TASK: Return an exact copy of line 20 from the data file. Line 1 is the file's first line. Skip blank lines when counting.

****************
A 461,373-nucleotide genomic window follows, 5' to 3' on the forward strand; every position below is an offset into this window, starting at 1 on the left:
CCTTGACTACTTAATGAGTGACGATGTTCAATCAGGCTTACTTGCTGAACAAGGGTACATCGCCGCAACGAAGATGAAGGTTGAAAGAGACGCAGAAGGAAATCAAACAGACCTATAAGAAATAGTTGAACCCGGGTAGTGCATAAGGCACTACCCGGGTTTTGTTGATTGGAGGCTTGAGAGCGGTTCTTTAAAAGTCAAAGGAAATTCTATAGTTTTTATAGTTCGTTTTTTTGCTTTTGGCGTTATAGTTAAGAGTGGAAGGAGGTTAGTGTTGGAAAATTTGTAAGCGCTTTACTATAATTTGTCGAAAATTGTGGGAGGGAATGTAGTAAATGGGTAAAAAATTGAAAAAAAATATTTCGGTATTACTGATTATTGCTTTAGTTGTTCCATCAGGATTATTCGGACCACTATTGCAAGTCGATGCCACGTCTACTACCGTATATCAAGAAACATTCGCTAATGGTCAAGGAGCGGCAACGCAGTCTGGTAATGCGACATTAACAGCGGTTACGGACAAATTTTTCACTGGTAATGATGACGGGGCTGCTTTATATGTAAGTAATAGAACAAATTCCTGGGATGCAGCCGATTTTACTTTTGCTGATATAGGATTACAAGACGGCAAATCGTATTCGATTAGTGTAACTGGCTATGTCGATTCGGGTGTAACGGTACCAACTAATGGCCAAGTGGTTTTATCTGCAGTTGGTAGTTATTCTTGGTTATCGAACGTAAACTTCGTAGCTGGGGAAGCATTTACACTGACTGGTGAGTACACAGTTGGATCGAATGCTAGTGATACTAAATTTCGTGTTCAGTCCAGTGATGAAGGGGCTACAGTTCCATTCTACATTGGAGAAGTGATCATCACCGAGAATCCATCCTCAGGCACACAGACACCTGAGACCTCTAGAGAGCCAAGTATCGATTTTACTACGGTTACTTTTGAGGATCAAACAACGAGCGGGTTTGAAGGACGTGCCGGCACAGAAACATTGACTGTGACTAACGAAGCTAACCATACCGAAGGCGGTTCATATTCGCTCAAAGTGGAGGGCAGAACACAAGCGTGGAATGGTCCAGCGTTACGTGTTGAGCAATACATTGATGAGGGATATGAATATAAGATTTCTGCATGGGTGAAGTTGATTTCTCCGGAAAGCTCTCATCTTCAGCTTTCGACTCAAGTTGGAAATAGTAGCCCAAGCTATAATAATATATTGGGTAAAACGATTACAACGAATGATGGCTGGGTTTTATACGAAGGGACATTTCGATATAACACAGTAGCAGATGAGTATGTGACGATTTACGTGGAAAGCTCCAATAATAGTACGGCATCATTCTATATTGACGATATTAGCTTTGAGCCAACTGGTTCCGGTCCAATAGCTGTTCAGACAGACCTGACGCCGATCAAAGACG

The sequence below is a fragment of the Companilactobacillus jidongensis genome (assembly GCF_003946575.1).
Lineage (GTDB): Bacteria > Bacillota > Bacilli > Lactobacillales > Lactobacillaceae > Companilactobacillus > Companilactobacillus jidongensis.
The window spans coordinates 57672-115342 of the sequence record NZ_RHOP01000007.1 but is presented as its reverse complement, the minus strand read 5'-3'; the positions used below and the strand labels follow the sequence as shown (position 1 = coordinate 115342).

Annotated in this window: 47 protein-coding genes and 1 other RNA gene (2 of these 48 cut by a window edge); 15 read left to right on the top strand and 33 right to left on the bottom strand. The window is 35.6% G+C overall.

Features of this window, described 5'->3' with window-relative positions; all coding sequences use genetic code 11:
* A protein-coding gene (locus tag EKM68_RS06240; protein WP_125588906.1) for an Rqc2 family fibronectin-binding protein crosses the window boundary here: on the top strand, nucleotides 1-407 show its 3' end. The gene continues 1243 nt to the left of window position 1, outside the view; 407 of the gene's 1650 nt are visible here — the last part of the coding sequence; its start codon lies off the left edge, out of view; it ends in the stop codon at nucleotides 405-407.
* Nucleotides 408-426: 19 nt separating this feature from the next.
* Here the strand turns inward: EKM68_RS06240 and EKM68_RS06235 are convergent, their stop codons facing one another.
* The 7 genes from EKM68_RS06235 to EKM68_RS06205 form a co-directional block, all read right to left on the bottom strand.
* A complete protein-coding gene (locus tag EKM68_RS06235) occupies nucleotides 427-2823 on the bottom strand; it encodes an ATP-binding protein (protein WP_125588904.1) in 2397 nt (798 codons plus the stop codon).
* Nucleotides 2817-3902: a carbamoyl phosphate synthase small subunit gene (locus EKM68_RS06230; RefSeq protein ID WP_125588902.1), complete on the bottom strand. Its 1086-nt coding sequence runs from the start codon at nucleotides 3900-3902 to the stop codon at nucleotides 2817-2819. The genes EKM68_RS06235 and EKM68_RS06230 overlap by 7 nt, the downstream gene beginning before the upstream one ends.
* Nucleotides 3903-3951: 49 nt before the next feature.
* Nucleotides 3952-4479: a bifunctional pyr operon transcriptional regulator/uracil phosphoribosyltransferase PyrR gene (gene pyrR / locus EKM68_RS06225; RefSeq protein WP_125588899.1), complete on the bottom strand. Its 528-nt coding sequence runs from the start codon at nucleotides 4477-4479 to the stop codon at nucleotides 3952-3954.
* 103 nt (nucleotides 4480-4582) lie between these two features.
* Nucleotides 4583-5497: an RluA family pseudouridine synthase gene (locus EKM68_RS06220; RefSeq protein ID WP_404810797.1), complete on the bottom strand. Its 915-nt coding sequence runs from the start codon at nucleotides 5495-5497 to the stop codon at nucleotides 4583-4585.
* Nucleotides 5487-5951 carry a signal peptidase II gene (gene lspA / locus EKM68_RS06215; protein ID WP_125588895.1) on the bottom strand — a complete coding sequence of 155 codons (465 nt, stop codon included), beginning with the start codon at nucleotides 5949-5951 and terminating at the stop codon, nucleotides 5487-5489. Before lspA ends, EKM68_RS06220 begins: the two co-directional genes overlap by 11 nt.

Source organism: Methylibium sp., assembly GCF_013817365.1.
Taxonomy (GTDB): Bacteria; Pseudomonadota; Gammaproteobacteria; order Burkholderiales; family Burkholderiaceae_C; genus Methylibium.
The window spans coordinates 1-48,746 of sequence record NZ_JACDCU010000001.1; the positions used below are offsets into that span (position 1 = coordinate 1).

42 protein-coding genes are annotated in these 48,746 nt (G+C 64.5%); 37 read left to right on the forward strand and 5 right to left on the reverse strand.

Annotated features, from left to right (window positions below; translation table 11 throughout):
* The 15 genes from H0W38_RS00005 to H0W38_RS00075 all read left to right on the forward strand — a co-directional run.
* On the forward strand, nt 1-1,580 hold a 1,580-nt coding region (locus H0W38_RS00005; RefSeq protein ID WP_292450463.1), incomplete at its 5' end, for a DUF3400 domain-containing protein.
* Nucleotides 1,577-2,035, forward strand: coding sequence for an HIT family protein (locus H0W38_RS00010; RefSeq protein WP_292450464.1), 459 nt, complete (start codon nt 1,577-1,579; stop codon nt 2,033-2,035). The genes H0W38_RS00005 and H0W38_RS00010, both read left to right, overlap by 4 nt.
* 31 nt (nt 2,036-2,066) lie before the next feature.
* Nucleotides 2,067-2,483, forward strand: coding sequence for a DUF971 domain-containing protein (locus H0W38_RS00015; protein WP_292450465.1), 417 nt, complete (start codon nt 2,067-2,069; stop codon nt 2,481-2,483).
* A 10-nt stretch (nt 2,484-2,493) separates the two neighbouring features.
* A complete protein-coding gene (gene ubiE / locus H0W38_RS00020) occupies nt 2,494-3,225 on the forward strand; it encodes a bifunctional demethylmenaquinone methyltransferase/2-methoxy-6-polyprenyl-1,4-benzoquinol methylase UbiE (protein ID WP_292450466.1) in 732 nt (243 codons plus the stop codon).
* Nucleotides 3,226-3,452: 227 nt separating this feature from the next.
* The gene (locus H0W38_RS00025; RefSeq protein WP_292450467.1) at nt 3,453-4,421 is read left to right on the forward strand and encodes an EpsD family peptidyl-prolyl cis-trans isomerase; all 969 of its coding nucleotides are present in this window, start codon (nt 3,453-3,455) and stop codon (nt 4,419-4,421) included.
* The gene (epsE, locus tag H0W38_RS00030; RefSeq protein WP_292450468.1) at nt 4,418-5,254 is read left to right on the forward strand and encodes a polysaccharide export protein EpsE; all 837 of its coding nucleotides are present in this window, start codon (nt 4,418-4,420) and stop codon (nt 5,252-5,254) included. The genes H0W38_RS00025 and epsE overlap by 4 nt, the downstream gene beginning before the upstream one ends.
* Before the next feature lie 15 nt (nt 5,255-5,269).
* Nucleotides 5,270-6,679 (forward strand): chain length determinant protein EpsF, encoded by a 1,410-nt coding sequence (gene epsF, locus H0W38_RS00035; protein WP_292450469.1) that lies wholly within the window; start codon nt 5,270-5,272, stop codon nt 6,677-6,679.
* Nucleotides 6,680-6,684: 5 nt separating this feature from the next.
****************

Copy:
Taxonomy (GTDB): Bacteria; Pseudomonadota; Gammaproteobacteria; order Burkholderiales; family Burkholderiaceae_C; genus Methylibium.